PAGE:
One thing you could do is check your visitor stay duration of your analytics. Most if not all of my sites are under one minute and I doubt anyone is reading 2000 words in one minute. I would imagine most people click through to my site, look for the comparison table or products and click through to Amazon to see their ratings or read the reviews there.

Another thing I see a whole load is western writers spreading a whole bunch of crap about content to try and keep their income safe. You see terms like "Native writer" or "University Educated" in their job ads or sales pages for them to try and justify their fees of $100-$250 for a 2000 word article.

The British Empire controlled a whole bunch of countries and many of them still have English as a first/official language. Also, there are many university educated people in these countries who will freelance for additional income.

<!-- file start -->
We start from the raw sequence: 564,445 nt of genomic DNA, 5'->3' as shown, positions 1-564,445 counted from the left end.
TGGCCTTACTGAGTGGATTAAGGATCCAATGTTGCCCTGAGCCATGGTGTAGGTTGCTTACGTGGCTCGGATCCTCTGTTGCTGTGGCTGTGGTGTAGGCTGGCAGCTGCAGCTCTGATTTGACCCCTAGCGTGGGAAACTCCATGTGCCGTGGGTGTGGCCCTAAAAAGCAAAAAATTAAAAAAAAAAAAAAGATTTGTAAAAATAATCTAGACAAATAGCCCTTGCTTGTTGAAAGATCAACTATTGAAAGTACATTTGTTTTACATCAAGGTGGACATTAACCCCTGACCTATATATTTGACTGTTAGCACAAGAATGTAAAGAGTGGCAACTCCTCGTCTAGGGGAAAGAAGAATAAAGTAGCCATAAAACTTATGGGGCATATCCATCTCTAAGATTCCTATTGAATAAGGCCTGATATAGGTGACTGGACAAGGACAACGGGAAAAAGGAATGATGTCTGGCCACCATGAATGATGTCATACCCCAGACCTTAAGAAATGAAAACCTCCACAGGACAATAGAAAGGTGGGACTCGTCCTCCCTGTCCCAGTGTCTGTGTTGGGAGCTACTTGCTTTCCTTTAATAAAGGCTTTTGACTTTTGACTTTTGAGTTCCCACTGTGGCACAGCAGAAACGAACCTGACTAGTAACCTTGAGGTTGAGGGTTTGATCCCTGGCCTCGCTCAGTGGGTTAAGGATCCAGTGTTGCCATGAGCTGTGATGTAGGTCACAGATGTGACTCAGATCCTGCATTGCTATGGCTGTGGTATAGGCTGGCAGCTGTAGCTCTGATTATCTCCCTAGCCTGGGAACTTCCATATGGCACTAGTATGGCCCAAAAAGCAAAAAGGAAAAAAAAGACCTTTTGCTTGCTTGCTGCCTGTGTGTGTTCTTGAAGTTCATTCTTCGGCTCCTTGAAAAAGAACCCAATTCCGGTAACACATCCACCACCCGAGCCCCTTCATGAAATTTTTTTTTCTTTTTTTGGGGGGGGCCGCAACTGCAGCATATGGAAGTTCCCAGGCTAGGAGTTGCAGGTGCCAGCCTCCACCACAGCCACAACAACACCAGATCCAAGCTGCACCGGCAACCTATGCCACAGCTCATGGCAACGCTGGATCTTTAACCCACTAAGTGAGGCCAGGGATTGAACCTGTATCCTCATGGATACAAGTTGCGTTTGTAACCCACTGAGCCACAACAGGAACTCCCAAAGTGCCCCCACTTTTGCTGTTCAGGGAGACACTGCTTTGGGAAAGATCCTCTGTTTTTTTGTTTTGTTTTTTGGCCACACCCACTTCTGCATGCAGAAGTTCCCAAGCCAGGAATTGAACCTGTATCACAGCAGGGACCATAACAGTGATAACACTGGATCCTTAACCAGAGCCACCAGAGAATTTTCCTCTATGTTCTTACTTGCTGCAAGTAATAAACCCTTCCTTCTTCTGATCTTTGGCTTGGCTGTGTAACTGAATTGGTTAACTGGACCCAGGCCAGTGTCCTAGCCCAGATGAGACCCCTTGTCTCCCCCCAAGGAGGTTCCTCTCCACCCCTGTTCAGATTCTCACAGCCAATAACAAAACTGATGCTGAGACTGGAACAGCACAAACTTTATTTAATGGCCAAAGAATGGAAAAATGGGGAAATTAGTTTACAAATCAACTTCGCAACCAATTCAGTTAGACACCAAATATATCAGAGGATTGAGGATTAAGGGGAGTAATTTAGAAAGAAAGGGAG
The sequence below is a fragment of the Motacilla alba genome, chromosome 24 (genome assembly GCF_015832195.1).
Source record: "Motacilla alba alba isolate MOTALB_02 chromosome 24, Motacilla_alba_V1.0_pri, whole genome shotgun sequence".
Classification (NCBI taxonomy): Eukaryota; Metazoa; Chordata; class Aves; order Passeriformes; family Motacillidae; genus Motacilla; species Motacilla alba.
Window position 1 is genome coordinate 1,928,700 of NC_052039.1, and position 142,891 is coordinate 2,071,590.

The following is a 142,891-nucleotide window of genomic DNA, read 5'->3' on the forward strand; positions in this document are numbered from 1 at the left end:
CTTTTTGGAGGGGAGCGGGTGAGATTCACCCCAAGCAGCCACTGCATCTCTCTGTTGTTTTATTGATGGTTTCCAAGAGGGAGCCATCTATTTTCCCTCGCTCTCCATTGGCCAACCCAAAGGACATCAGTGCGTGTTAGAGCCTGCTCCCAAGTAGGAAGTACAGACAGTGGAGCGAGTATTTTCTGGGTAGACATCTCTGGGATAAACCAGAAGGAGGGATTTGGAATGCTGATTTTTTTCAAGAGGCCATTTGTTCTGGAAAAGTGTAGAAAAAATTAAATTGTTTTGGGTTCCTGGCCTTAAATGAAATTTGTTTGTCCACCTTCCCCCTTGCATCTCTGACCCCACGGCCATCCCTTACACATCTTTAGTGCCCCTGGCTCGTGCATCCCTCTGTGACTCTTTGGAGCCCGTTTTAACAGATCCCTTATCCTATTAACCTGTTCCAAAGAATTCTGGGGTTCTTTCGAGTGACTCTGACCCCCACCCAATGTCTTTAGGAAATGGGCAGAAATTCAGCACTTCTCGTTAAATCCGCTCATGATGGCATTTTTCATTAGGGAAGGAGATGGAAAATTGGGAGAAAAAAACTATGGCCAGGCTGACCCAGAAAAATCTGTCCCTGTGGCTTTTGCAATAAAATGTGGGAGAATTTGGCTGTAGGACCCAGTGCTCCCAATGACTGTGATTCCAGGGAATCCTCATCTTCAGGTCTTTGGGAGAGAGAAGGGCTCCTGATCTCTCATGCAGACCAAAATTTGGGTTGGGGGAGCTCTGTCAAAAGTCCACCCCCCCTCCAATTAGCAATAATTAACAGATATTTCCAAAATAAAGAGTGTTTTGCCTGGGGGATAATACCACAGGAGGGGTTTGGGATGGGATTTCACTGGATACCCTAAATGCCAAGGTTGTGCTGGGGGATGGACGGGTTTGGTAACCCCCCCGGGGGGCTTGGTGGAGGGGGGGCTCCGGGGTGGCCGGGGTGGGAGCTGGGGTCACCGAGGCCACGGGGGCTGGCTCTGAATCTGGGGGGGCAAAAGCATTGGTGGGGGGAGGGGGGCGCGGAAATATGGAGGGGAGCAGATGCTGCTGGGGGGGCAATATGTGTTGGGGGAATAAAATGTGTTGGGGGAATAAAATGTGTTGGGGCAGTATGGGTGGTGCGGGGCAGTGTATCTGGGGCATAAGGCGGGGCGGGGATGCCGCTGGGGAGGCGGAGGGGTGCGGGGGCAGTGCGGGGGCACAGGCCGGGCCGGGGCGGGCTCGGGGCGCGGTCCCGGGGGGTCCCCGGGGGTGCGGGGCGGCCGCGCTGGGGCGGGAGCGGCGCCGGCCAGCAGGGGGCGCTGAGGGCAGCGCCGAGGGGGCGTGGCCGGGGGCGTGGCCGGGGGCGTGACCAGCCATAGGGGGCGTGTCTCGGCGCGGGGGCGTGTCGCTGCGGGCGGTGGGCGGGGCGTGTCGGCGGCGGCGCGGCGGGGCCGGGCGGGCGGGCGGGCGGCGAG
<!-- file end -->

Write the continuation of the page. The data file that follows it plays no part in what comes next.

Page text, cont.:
Back in the day, I bought the whole native writer crap and was paying $100 minimum for 2000 word articles. It took me a while to find my current money site writing team but I pay $25 for 2000 words and in my opinion, it is just as good, if not better than the more expensive content.

Shloosh ✍️
Solid advice. The bit about the 500 word article being better really resonated with me because it's something I need to work on. After I pick a topic and start researching I tend to tell myself "yeah, I could write 2k words on this", but for some keywords that misses the point. The purpose of an article is to serve the reader, and sometimes less is more for that.